Rabindranath Tagore, or as was more fondly called, Gurudev in 1861 was master of many trades. Among other things, Tagore was a poet par excellence, a musician with several compositions to his credit, a philosopher who propounded and furthered eastern philosophy, a painter with many paintings still finding positions of importance in museums around the world, a social reformer, an educationist and a statesman who contributed to the momentum of the freedom struggle tremendously. In 1913 he became the first non-European to have won the Nobel Prize in Literature.
Tagore’s thinking undoubtedly was way ahead of his time. His contribution to literature is incomparable- perhaps for the first time the rest of the world was exposed to Indian literature at an unprecedented scale- thanks to Tagore. His command of Bengali as well as ease in English were both truly remarkable. His views can be fathomed from a number of his stories. In the ever-green Chokher Bali, through the sensitivity of relationships, he explored the relationships between individuals, constantly touching on themes like adultery, widowhood, patriarchy and child marriage. In Maanbhajan, the deserted wife picks up the pieces and reinvents herself- shunning the idea that women need to depend on men financially and socially. In Aparichita, unreasonable demands of dowry are shunned, and the protagonist finds her own way in the world. One of the most complex characters also has to be the portrayal of women in Punishment- a woman blamed by men for a crime she did not commit. Her embracing of her fate and loss of trust in everyone (except her mother) provokes the reader to open up a whole new paradigm of thinking. Tagore’s vision and understanding of agency and independence marked his work throughout. His idea of the human- and of the nation-state both carried this.
Tagore constantly questioned the importance of caste in India’s discourse. In his poem, The Sacred Touch published in the Harijan, he writes ‘inspire us with love; overcoming pride of self, and let our devotion for thee banish all enmity.’ In his drama Chandalika, he shunned untouchability as being inhumane- a principle held by Gandhi too. Both Gandhi and Tagore in fact communicated extensively- discussing matters of importance, and disagreeing on key issues at times. After the massive earthquake in Bihar, Gandhi was known to have said that this was retribution for the prevalence of untouchability in the province. Tagore wrote to him- sharply criticising his ‘unscientific’ response to the tragedy.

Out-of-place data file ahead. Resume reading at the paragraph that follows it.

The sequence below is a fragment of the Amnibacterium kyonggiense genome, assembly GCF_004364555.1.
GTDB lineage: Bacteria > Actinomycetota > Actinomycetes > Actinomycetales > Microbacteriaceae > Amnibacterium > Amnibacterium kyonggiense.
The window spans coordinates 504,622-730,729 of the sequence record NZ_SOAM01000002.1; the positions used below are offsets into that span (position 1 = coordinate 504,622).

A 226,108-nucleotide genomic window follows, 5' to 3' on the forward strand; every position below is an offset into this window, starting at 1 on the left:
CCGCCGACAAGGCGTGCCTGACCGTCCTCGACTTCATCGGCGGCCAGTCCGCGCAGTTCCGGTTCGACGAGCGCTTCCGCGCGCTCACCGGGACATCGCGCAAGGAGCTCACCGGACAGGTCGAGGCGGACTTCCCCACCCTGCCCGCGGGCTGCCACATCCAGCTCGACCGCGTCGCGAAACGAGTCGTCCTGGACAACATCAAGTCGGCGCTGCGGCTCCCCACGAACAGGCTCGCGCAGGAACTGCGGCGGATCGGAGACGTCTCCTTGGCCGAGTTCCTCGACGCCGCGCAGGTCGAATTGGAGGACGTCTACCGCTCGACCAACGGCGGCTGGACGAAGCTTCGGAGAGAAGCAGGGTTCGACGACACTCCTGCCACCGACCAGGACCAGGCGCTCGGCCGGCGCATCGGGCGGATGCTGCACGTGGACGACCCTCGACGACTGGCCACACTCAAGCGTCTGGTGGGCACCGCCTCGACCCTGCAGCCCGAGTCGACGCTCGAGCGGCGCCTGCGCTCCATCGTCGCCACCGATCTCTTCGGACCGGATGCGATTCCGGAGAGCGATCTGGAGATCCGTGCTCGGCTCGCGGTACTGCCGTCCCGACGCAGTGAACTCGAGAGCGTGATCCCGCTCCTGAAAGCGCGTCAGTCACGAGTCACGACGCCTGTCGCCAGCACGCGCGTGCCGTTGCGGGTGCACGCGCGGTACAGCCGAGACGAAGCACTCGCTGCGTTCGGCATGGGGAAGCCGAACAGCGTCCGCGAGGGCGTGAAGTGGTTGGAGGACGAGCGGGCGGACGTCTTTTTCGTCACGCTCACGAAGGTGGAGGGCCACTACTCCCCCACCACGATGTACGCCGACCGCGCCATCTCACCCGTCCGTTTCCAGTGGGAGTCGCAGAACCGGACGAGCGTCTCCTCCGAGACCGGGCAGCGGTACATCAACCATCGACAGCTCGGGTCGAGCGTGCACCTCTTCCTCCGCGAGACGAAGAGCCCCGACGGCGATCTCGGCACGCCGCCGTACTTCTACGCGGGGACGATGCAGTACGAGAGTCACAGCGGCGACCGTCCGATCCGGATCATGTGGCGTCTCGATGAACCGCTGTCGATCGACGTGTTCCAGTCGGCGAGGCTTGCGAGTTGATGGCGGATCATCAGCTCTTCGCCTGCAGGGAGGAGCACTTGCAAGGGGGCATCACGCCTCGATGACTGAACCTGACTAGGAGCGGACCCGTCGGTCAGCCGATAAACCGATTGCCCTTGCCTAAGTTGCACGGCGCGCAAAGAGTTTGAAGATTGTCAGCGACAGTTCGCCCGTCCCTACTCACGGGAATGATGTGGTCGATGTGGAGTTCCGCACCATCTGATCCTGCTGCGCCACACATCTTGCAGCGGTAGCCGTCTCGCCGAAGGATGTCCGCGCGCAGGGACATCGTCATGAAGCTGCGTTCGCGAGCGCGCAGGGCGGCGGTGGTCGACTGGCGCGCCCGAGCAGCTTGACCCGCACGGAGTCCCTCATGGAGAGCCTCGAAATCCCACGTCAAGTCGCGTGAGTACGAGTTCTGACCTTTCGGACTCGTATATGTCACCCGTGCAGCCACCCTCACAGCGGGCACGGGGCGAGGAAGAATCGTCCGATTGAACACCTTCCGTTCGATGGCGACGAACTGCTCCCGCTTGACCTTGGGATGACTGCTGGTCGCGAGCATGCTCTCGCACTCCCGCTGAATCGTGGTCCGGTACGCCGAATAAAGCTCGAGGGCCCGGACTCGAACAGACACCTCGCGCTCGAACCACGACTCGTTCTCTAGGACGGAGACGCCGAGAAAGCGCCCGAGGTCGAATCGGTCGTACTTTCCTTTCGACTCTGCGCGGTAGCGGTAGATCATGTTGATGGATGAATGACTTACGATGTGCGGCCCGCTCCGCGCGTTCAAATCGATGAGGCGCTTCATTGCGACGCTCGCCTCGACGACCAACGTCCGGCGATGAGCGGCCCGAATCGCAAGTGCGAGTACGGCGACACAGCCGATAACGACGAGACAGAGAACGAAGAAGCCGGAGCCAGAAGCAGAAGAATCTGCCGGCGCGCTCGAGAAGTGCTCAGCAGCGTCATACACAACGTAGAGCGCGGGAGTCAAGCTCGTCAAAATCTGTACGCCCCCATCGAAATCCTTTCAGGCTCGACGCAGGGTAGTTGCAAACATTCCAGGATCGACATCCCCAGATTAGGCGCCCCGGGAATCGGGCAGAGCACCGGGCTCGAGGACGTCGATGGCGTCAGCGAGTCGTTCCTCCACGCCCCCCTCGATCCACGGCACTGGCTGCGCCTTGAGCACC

As a philosopher, Tagore’s contribution was extraordinary. He propagated ideas of humanism, idealism and rather unusually, internationalism. One of the most remarkable institutions established by Tagore, as a bigger project of Santiniketan was the Visva Bharati University. This ushered in a new era where an India, reeling under the clasp of colonialism, was able to revisit ideas of Indian philosophy and find confidence in the deeply rooted philosophical treatise.
Einstein and Tagore too discussed many pressing issues. Einstein is known to have asked Tagore if the divine is isolated from the world. Tagore replied, ‘Not isolated. The infinite personality of Man comprehends the Universe. There cannot be anything that cannot be subsumed by the human personality, and this proves that the Truth of the Universe is human Truth.’
Tagore’s nationalism and ideas of the nation were unique. In his piece, Nationalism in India Tagore questions the ‘mechanical’ organisation of individuals. He states that the true purpose of humanity has to reach a higher moral idea- to reach a higher nature and attain the pinnacle of creativity and humanity.
Freedom was very dear to Tagore. His poem Heaven of Freedom has had an enduring audience. The poem asks for complete freedom- not just political- but in every sense. The mind is to be fear, head held high, knowledge free and unity in diversity. He further says that the clear stream of reason must not lose its way into the dreary desert sand of dead habit.
Tagore’s unique and extraordinary composition of the national anthem is commendable. Ever so beautifully, the short verses capture the physical beauty of the nation and bow to nature. In fact, Tagore is perhaps the only person credited with composing the national anthem of not one but two nations-India and Bangladesh. It is thus imperative on us to go to the lair of its true meaning.
Tagore stays relevant today, as he was almost a century ago. His ways of thinking (some belief- perhaps moulded by his brief stint as a law student in London) remain as useful today. In this era of globalisation, Tagore’s philosophy has a lot to offer. His views on equality similarly find many places in discourse today. In 1919, he refused to accept Knighthood in light of the Amritsar massacre. He never held any political office. In his last poem, he remarked, ‘Today my sack is empty. I have given completely whatever I had to give.’ Certainly, Tagore gave much to generations since- to think, to contemplate and to act. Debates around nationalism and humanism, internationalism and divinity stay as alive and relevant today. Tagore, through his writings, music compositions and art- still has a lot to give to the world.